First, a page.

Anonymous said...

The faster they suck it out the sooner they will run out,but then they do have to pay for all those toys they bought from the west recently,several billion dollars worth at last count, tho` whether they can actually use them is another question entirely

Nader Uskowi said...

The discussion here is not on the history and the nature of the House of Saud, and you make interesting comments in that regard, but on Aramco’s record high production. You are saying this is not a significant development. Why not? On screwdriver analogy, I assume you believe some other company is producing those billions of barrels of oil, not Aramco. Right?

Anonymous said...

Nader, Saudi oil production has always been in ARAMCO hands since Abdul Aziz handed over the keys of Hejaz to Roosevelt. From a technical point of view the Saudis have huge problems both pumping out oil and getting enough revenues to keep the totally subsidized population calm as "Arab Spring" approaches. The al-Saud clan of pimps is aging rapidly and there is infighting amongst the younger aspiring crown-pimps. On top, the US and EU has "sold" them over $150 billion dollars of worthless weapons since 1950, that the uneducated population can neither use or has the capacity to maintain. Most weapons sold to them are rotting in warehouses or used a US strategic reserve. For example the 35 year old F-15E have not been upgraded or even have laser designated bomb racks or 750 gallon drop tanks for extended range. Same sorry story in all technical areas. Only foreigners maintain whatever infrastructure there is, including oil resources.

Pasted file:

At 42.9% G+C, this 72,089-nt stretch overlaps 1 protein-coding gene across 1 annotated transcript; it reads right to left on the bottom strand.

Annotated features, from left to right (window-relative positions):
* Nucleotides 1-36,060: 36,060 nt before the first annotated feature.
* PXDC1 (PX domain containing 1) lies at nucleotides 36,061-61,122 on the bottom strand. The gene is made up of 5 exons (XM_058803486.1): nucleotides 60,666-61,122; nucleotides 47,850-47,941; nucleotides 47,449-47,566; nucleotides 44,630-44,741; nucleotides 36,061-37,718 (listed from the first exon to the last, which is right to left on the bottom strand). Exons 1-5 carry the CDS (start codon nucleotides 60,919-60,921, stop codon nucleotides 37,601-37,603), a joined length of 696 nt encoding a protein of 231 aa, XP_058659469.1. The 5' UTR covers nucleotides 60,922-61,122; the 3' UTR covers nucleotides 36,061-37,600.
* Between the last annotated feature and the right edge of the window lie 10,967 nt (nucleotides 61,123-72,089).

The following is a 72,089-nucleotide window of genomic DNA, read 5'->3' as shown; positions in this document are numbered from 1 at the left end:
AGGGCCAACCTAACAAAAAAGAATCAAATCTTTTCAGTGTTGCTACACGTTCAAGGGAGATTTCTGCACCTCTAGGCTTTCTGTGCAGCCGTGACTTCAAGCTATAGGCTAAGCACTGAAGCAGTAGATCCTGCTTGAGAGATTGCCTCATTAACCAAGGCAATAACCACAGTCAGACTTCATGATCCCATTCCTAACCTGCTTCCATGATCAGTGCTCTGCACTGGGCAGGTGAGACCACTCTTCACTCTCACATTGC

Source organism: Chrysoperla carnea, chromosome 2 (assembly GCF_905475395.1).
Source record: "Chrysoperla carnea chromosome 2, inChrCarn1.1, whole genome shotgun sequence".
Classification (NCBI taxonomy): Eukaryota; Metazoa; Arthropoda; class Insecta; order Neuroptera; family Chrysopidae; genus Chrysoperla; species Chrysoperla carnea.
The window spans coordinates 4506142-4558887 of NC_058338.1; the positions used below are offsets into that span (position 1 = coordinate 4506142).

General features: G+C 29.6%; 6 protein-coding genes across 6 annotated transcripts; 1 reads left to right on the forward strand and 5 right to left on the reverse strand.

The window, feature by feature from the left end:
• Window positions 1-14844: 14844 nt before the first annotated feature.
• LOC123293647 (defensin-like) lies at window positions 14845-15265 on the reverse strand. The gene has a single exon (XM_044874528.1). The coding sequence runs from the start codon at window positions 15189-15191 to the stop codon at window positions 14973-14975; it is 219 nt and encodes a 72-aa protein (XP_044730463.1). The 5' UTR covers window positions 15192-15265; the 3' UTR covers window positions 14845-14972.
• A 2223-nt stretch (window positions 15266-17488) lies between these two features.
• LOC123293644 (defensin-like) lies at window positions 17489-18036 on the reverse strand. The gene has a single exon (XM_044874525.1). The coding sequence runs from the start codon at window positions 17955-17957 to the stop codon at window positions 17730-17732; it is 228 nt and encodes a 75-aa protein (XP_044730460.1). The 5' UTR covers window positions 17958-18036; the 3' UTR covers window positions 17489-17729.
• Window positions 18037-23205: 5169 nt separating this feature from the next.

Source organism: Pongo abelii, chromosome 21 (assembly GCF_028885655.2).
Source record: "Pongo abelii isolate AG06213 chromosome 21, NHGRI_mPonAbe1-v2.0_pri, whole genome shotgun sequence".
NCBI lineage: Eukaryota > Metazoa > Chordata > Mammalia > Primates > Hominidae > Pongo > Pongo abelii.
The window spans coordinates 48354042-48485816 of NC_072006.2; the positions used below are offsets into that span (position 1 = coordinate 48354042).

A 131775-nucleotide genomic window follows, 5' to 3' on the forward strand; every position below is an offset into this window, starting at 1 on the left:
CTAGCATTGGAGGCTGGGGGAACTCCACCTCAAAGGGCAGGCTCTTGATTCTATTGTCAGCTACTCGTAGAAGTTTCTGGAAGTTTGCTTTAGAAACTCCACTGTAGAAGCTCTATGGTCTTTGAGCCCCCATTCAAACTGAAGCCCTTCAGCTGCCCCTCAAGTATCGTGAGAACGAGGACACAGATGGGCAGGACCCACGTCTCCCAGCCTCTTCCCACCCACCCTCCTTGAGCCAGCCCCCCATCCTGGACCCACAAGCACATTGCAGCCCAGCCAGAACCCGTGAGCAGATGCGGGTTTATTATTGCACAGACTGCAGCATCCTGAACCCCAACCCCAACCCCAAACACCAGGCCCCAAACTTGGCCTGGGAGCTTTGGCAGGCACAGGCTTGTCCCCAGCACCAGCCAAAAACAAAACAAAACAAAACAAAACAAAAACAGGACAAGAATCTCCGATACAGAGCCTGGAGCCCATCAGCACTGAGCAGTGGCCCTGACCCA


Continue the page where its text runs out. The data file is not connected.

I remember reading a US DOE (department of energy) report back in 2001 projecting that domestic fiscal demands, rising Asian consumption and sheer increase in American demand would force the Saudis to double their production capacity between 2002-2020. However, there are technical constraints and the Saudis simply have not been able to increase production by quantum levels as they will run foul of OPEC and other global producers like Russia. And since Saudi oil is the monopoly of Americans and ARAMCO since 1930's their capacity to increase production via new technologies and investment is entirely dependent on US. Saudi oil has fueled the US middle-east lost wars and military machine from Iraq to Af-pak since the last decade.

Micheal Klare accurately describes the pathetic Saudi oil dilemma in his definitive book BLOOD & OIL.

Anonymous said...

All the countries in ME are in deep trouble with sectarian violence, corruption and social and economic problems. The root cause is the backward religion that need reforming like the Christianity during Luter's time. Until that happens they keep killing each other.

Anonymous said...

Anonymous May 30, 2013 at 4:26 AM
Actually the root cause is the west,specifically america,and its policies in the region compared to that islam plays a very minor role indeed,tho` it doesnt help that the saudis,americas ally,export their toxic brand of wahabist islam thru out the region